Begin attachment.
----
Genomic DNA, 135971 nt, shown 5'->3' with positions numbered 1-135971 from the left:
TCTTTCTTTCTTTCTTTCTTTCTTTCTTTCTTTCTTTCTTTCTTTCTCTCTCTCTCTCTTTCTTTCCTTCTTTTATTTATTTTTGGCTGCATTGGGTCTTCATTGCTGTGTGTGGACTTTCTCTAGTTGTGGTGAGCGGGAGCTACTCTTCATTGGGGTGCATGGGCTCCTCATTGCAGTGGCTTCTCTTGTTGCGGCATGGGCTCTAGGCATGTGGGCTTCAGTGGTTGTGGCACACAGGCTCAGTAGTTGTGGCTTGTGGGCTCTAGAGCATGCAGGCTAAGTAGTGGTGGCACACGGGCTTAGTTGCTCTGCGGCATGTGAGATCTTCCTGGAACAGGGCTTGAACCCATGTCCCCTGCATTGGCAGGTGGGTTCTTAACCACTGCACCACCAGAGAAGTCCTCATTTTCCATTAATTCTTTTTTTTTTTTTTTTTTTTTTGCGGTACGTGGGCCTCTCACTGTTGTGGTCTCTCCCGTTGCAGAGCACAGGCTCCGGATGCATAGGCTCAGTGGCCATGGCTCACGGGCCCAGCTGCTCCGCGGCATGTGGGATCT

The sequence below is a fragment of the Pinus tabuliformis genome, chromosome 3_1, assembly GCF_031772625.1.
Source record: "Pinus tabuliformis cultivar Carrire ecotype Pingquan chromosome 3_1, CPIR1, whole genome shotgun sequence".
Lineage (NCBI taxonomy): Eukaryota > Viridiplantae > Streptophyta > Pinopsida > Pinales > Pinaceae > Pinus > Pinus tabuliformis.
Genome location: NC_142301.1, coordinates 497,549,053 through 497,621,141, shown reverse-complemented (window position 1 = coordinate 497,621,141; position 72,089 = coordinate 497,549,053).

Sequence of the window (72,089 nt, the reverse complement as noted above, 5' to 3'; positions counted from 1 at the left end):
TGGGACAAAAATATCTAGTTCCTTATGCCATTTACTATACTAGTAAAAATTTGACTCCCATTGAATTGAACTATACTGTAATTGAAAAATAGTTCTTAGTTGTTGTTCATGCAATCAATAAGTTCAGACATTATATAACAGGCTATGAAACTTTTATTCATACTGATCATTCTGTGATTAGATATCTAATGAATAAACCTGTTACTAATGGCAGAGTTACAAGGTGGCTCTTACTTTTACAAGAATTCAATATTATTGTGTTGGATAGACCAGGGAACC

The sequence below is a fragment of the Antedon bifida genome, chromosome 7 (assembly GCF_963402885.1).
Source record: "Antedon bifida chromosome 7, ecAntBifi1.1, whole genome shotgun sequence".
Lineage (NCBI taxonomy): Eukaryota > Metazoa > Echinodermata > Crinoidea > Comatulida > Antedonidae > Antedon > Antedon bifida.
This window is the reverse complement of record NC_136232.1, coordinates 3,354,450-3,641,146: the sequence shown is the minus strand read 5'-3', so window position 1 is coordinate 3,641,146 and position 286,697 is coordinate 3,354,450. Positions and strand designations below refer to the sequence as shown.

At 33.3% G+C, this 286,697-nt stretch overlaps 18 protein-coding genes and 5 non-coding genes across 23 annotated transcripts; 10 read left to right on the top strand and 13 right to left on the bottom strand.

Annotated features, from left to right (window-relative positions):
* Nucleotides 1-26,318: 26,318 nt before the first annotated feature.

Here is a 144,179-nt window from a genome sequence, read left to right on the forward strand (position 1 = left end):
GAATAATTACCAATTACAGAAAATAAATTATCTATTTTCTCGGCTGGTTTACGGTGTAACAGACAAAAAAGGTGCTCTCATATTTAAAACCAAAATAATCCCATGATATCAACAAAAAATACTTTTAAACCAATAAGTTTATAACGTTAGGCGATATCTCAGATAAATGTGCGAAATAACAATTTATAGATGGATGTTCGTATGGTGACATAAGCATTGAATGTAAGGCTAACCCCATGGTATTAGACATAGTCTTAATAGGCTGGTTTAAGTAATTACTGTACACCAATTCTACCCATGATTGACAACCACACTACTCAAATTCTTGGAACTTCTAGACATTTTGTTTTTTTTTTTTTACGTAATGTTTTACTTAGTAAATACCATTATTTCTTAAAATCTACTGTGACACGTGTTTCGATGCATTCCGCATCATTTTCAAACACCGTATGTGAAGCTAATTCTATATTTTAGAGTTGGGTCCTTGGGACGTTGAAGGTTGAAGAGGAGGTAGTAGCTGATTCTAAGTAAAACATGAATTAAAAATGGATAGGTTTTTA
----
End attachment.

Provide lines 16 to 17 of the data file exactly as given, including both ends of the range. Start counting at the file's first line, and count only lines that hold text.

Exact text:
Here is a 144,179-nt window from a genome sequence, read left to right on the forward strand (position 1 = left end):
GAATAATTACCAATTACAGAAAATAAATTATCTATTTTCTCGGCTGGTTTACGGTGTAACAGACAAAAAAGGTGCTCTCATATTTAAAACCAAAATAATCCCATGATATCAACAAAAAATACTTTTAAACCAATAAGTTTATAACGTTAGGCGATATCTCAGATAAATGTGCGAAATAACAATTTATAGATGGATGTTCGTATGGTGACATAAGCATTGAATGTAAGGCTAACCCCATGGTATTAGACATAGTCTTAATAGGCTGGTTTAAGTAATTACTGTACACCAATTCTACCCATGATTGACAACCACACTACTCAAATTCTTGGAACTTCTAGACATTTTGTTTTTTTTTTTTTACGTAATGTTTTACTTAGTAAATACCATTATTTCTTAAAATCTACTGTGACACGTGTTTCGATGCATTCCGCATCATTTTCAAACACCGTATGTGAAGCTAATTCTATATTTTAGAGTTGGGTCCTTGGGACGTTGAAGGTTGAAGAGGAGGTAGTAGCTGATTCTAAGTAAAACATGAATTAAAAATGGATAGGTTTTTA